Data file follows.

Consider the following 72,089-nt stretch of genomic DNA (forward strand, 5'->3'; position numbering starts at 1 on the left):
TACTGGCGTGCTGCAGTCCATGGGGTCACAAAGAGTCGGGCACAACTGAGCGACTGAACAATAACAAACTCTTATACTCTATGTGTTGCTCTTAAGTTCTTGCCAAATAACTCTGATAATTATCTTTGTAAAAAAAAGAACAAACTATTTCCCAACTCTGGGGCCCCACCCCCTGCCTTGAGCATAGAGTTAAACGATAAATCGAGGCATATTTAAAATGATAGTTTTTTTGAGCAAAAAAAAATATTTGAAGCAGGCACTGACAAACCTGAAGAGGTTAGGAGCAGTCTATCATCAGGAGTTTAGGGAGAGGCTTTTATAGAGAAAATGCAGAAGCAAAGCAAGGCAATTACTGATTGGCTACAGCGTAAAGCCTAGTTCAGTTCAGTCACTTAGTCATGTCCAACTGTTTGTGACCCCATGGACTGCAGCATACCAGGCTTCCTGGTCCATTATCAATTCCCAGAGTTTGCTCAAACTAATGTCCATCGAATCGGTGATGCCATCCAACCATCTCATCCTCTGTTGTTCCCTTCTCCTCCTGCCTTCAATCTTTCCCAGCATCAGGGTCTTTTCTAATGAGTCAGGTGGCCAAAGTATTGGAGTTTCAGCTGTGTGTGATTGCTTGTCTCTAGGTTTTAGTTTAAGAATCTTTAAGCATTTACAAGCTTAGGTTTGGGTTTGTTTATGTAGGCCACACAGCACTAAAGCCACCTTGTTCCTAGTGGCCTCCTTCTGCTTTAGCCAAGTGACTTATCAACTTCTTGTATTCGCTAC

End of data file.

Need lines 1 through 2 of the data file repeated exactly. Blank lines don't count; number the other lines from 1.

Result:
Consider the following 72,089-nt stretch of genomic DNA (forward strand, 5'->3'; position numbering starts at 1 on the left):
TACTGGCGTGCTGCAGTCCATGGGGTCACAAAGAGTCGGGCACAACTGAGCGACTGAACAATAACAAACTCTTATACTCTATGTGTTGCTCTTAAGTTCTTGCCAAATAACTCTGATAATTATCTTTGTAAAAAAAAGAACAAACTATTTCCCAACTCTGGGGCCCCACCCCCTGCCTTGAGCATAGAGTTAAACGATAAATCGAGGCATATTTAAAATGATAGTTTTTTTGAGCAAAAAAAAATATTTGAAGCAGGCACTGACAAACCTGAAGAGGTTAGGAGCAGTCTATCATCAGGAGTTTAGGGAGAGGCTTTTATAGAGAAAATGCAGAAGCAAAGCAAGGCAATTACTGATTGGCTACAGCGTAAAGCCTAGTTCAGTTCAGTCACTTAGTCATGTCCAACTGTTTGTGACCCCATGGACTGCAGCATACCAGGCTTCCTGGTCCATTATCAATTCCCAGAGTTTGCTCAAACTAATGTCCATCGAATCGGTGATGCCATCCAACCATCTCATCCTCTGTTGTTCCCTTCTCCTCCTGCCTTCAATCTTTCCCAGCATCAGGGTCTTTTCTAATGAGTCAGGTGGCCAAAGTATTGGAGTTTCAGCTGTGTGTGATTGCTTGTCTCTAGGTTTTAGTTTAAGAATCTTTAAGCATTTACAAGCTTAGGTTTGGGTTTGTTTATGTAGGCCACACAGCACTAAAGCCACCTTGTTCCTAGTGGCCTCCTTCTGCTTTAGCCAAGTGACTTATCAACTTCTTGTATTCGCTAC